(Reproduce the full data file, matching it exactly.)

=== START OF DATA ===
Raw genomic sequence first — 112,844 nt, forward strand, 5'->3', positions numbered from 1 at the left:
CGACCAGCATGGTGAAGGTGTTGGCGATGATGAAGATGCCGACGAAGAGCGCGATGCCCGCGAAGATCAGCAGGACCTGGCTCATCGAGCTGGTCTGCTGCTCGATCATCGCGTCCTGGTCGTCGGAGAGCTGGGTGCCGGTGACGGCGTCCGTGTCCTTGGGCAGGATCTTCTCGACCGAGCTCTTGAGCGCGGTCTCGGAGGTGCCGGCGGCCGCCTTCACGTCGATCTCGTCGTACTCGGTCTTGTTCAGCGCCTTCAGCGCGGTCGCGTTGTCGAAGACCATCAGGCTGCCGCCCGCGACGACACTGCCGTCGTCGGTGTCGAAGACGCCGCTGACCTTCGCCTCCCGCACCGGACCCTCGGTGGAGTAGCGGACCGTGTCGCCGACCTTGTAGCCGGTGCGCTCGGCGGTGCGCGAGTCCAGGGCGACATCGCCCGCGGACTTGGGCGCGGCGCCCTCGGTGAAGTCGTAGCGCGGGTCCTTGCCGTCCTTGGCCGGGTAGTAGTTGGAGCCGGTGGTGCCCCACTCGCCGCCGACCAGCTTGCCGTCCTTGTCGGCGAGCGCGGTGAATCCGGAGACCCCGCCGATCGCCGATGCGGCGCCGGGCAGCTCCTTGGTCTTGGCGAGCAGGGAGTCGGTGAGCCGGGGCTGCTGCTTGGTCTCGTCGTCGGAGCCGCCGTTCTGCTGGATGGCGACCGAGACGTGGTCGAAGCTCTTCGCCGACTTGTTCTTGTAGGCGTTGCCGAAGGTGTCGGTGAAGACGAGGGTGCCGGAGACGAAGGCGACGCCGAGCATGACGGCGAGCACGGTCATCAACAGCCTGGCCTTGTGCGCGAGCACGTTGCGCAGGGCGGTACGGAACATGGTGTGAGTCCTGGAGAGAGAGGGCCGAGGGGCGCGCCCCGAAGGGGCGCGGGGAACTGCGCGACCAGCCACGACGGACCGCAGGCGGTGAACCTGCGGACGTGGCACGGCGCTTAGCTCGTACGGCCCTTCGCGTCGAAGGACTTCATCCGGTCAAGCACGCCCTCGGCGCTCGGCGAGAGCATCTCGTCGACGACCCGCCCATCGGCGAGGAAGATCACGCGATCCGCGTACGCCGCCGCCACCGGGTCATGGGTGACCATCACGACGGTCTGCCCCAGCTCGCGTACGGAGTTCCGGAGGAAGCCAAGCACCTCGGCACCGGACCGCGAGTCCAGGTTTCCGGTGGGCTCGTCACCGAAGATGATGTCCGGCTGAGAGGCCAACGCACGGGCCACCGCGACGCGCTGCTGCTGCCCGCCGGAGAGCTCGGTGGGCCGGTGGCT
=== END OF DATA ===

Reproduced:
Raw genomic sequence first — 112,844 nt, forward strand, 5'->3', positions numbered from 1 at the left:
CGACCAGCATGGTGAAGGTGTTGGCGATGATGAAGATGCCGACGAAGAGCGCGATGCCCGCGAAGATCAGCAGGACCTGGCTCATCGAGCTGGTCTGCTGCTCGATCATCGCGTCCTGGTCGTCGGAGAGCTGGGTGCCGGTGACGGCGTCCGTGTCCTTGGGCAGGATCTTCTCGACCGAGCTCTTGAGCGCGGTCTCGGAGGTGCCGGCGGCCGCCTTCACGTCGATCTCGTCGTACTCGGTCTTGTTCAGCGCCTTCAGCGCGGTCGCGTTGTCGAAGACCATCAGGCTGCCGCCCGCGACGACACTGCCGTCGTCGGTGTCGAAGACGCCGCTGACCTTCGCCTCCCGCACCGGACCCTCGGTGGAGTAGCGGACCGTGTCGCCGACCTTGTAGCCGGTGCGCTCGGCGGTGCGCGAGTCCAGGGCGACATCGCCCGCGGACTTGGGCGCGGCGCCCTCGGTGAAGTCGTAGCGCGGGTCCTTGCCGTCCTTGGCCGGGTAGTAGTTGGAGCCGGTGGTGCCCCACTCGCCGCCGACCAGCTTGCCGTCCTTGTCGGCGAGCGCGGTGAATCCGGAGACCCCGCCGATCGCCGATGCGGCGCCGGGCAGCTCCTTGGTCTTGGCGAGCAGGGAGTCGGTGAGCCGGGGCTGCTGCTTGGTCTCGTCGTCGGAGCCGCCGTTCTGCTGGATGGCGACCGAGACGTGGTCGAAGCTCTTCGCCGACTTGTTCTTGTAGGCGTTGCCGAAGGTGTCGGTGAAGACGAGGGTGCCGGAGACGAAGGCGACGCCGAGCATGACGGCGAGCACGGTCATCAACAGCCTGGCCTTGTGCGCGAGCACGTTGCGCAGGGCGGTACGGAACATGGTGTGAGTCCTGGAGAGAGAGGGCCGAGGGGCGCGCCCCGAAGGGGCGCGGGGAACTGCGCGACCAGCCACGACGGACCGCAGGCGGTGAACCTGCGGACGTGGCACGGCGCTTAGCTCGTACGGCCCTTCGCGTCGAAGGACTTCATCCGGTCAAGCACGCCCTCGGCGCTCGGCGAGAGCATCTCGTCGACGACCCGCCCATCGGCGAGGAAGATCACGCGATCCGCGTACGCCGCCGCCACCGGGTCATGGGTGACCATCACGACGGTCTGCCCCAGCTCGCGTACGGAGTTCCGGAGGAAGCCAAGCACCTCGGCACCGGACCGCGAGTCCAGGTTTCCGGTGGGCTCGTCACCGAAGATGATGTCCGGCTGAGAGGCCAACGCACGGGCCACCGCGACGCGCTGCTGCTGCCCGCCGGAGAGCTCGGTGGGCCGGTGGCT